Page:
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Turning Your Rolls Royce Into an EV: Using Retrograded EV Conversion Kits for Older and Classic Cars

Many car owners of older and vintage classic cars are considering converting their vehicles to BEVs. Imgine converting a once expensive now older Rolls Royce into an electric car. While conversion is still expensive, it’s still much cheaper to convert to a BEV than to purchase a new EV.


Here are the benefits of converting an old luxury car into an EV.

  1. No more engine and gasoline tank means goodbye to gas expenses.
  2. EV conversion makes an old car virtually maintenance free.
  3. The car runs more quietly, smoothly, efficiently, and more reliably!

    You can even consider using the car as a daily driver with lower operating
    costs than a new version of the car!

Many of the things we’ll see more often as we go along on this journey of vehicle electrification, is older and vintage collector cars getting EV conversions. As gasoline engines and their resources become more scarce in the ensuing decades, the reasons and option of converting a car from gasoline to electric becomes compelling. And when the conversion is complete, the car runs more quietly, smoothly, efficiently, and more reliably!

Conversion of vintage Rolls-Royce to electric

According to ABC News Australia, Coffs Coast restaurateur Danielle Wallace has a 1971 Rolls Royce Silver Shadow 1 she drives and her family has owned for decades, that she grew up in it.

She always had the mind to convert the car into an electric vehicle, but when she one day saw in a publication a vintage Porsche with an EV conversion, she then knew it had to be done to her Shadow. So she started doing research.

EV Conversion: What it entails on an older Rolls Royce:

Sea Electric of Melbourne is in charge of the electrical retrofitting of Ms. Wallace’s Silver Shadow. But they, like a lot of other places that do this kind of work on vehicles, were weary of doing that to her Shadow. The company specializes in converting larger vehicles Iike vans and delivery trucks into EV vehicles. So Sea is used to doing vans and trucks, not passenger cars. Ms. Wallace had to convince Sea’s managing director, Mr. Tony Fairweather to do the job. They finally gave in. The storied Crewe built 6.75 liter Rolls Royce dual cam naturally aspirated V8 engine and GM 3 speed automatic transmission will be removed, as well as some electrical and fuel lines, exhaust and manifolds. In replacement, an electric motor and 22 kwt high output electric charger are added with a 300 kwt battery inside the bonnet. The car isn’t huge but the engine bay holds a big block 7 liter, so there’s plenty of room.

Value for your money: New EV v. Classic EV conversion:

So while buying a brand new EV car is a much more expensive proposition, an EV conversion on an old gas car is still expensive, and still not performed as often but this is changing. The economies of scale allowed prices for lithium ion batteries and EV motors and equipment to fall much faster than expected! So for the $25,000 it costs to convert the car to electricity, somewhere about the same price point of what a pretty good example of a Silver Shadow costs on the used market, it seems like good value, especially considering how costly repairing a Rolls Royce is, how much gas at 10-13 mph you’ll be saving, with a 28 gallon gas tank removed that barely got you 275 miles on a tank. Hopefully with the 300 kw battery, the old girl will now have a electrical range of about the same: 300 miles!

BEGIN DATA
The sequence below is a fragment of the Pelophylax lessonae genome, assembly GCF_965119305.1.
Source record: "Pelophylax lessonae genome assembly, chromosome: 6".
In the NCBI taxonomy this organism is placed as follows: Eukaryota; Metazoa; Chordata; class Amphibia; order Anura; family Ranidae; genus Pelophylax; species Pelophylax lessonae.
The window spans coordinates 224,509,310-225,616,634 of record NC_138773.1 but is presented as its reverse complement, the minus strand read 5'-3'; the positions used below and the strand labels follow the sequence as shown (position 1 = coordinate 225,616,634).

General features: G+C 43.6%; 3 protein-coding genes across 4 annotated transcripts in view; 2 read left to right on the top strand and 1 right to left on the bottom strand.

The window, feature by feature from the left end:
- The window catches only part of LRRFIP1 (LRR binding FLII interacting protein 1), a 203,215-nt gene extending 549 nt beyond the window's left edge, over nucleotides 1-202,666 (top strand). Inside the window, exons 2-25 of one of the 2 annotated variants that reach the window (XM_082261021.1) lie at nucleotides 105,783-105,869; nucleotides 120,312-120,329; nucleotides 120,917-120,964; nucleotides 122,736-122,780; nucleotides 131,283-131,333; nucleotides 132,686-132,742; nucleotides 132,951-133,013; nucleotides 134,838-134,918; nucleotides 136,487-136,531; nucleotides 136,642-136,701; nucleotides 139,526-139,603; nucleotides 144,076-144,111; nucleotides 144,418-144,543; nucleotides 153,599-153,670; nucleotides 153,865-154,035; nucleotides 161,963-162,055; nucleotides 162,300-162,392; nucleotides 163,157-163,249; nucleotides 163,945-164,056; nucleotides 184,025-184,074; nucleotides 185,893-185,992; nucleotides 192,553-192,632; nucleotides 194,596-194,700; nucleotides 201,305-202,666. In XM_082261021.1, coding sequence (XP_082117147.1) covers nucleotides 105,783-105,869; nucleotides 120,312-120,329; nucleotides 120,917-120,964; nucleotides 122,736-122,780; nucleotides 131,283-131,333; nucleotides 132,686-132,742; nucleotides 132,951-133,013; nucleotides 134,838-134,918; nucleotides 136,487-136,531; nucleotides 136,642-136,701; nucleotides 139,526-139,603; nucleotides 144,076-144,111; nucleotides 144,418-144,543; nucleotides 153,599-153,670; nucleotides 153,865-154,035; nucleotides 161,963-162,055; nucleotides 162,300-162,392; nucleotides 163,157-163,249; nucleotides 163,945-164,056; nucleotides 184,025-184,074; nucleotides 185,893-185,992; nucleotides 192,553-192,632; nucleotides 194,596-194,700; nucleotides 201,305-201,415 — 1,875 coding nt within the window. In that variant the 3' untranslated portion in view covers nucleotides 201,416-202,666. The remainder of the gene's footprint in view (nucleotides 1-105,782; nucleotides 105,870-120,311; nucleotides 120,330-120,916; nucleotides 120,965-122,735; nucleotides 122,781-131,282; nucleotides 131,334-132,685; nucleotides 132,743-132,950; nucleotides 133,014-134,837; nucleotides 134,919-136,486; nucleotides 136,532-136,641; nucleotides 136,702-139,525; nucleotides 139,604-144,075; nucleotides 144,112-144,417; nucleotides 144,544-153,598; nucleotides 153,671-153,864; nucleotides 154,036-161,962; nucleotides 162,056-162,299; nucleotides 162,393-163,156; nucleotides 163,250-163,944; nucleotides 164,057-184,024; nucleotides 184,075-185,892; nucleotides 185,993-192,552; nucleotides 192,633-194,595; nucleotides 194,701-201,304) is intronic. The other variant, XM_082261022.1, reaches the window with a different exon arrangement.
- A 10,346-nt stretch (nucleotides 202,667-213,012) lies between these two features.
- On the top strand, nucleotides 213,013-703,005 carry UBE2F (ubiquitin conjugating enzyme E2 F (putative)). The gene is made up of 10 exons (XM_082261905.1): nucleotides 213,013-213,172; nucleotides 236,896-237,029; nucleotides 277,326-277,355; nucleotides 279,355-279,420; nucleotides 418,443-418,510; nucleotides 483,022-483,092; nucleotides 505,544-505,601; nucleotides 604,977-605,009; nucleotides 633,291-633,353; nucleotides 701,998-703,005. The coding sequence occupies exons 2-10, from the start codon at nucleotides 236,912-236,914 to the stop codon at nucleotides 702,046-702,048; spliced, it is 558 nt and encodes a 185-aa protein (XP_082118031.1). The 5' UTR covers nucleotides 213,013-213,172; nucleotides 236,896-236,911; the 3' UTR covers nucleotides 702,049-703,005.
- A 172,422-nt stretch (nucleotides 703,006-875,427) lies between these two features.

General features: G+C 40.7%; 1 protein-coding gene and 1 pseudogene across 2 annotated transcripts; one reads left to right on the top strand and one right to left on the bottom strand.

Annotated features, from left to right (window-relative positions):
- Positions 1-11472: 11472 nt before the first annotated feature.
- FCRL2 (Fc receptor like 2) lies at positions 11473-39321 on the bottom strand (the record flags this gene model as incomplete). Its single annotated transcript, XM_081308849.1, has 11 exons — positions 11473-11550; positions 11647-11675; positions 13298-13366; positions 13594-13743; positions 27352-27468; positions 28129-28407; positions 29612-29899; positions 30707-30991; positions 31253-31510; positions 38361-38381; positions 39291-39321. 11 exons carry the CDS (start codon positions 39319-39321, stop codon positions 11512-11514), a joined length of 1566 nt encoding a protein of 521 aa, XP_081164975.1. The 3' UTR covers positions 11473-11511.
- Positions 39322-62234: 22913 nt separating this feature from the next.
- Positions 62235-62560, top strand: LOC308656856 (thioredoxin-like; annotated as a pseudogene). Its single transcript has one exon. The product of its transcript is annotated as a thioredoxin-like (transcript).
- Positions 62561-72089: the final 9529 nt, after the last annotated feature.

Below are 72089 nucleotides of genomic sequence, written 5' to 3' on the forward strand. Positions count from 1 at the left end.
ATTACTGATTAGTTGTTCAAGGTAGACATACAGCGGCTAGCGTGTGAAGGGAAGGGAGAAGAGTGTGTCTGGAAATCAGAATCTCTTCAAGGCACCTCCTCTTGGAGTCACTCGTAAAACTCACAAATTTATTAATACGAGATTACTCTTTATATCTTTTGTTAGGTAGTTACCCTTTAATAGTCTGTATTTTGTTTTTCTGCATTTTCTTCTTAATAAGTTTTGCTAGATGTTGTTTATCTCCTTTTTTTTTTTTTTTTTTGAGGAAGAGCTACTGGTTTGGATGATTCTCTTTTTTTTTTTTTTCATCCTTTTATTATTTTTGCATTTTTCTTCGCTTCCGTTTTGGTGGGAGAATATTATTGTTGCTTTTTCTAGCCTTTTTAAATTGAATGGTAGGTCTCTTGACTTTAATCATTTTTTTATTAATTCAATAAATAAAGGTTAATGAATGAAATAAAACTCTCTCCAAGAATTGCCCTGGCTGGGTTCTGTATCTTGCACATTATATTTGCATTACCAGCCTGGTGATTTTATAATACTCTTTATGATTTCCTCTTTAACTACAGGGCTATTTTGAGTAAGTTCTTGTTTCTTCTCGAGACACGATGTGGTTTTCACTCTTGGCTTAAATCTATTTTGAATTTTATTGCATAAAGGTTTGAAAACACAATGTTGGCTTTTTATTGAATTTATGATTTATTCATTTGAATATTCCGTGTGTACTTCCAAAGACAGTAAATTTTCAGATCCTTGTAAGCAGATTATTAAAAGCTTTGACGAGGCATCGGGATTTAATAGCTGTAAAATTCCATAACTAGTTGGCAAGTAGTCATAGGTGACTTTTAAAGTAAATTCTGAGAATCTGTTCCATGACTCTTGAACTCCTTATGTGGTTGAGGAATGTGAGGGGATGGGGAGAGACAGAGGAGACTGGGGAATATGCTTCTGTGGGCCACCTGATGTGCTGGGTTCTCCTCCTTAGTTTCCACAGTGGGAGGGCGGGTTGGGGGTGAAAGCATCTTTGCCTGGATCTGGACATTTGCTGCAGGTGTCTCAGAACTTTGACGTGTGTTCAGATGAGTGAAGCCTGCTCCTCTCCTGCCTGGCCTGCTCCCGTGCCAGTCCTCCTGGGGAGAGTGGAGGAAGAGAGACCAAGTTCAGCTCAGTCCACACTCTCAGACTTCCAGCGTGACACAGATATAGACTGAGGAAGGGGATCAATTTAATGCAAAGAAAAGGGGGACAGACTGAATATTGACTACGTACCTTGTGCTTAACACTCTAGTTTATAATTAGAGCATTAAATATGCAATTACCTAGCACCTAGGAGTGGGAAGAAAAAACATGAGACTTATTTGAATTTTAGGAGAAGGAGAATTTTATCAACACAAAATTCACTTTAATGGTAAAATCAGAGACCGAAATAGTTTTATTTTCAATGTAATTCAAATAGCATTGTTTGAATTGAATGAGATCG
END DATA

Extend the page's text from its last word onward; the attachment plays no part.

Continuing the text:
The whole process takes about a month from parts delivery to final road testing. When finished the electrical car will outperform it’s former self in just about every aspect other than range. And in that in some ways, it’ll become a totally different car.

Older cars fair better as EVs but not always: the reason-the ECU aka Brain:

Some older cars are extremely difficult to convert to an EV. There are many a startup company in Silicone Valley and elsewhere, that were born and died trying to do this. The more computer and electronic components a car has and is connected to some kind of ECU unit, which is the “brain” of the car, the more difficult and expensive the proposition is to do an EV conversion. You not only have to replace the part you no longer need in some cases, but you need to replace it with another OEM part, otherwise what you’re trying to convert won’t work. Sometimes you need to either have the ECU unit reprogrammed, or the new part added, otherwise it won’t work. Sometimes it’ just can’t be done. Because the Silver Shadow is an analog car with no computer, most variants carbureted that the few fuel injected variants weren’t computerized, it makes a perfect candidate for electrification.

There’s also public perception and appearance considerations for such a car when you electrify it. My professional experiences with my clients who owned some kind of Rolls Royce taught me that driving one to show up somewhere, had the extreme range of being somewhat fun to somewhere on the other extreme of being a daunting experience. And I have stories that prove this. There are some places one should never drive a Rolls Royce to, some you wouldn't expect. People will be happy to see your classic car especially since it’s been electrified as opposed to being a gas guzzler for the rich that continues to suck life out of the planet in its old age. See what I mean? So folks will become encouraged as opposed to turned off when they see Ms. Wallace driving such a car around town knowing it doesn’t hurt the environment.

The growing world of “restomods.”

A vintage classic car that underwent an upgraded BEV or fuel source conversion, also known as a “restomod,’ may not hold the same value it once did when all the original components to the car were together. "I think there would be a few who would not approve," veteran local Rolls-Royce dealer David Eckberg told ABC Australia about Ms. Wallace’s Silver Shadow conversion to BEV. But conversions like these surely cause interest at fairs, auto shows, Concourse, and meets. It wouldn’t be surprising if some of the Car Concourse circuits around the world create a category for these kind of cars, so that these cars can once again enter and compete.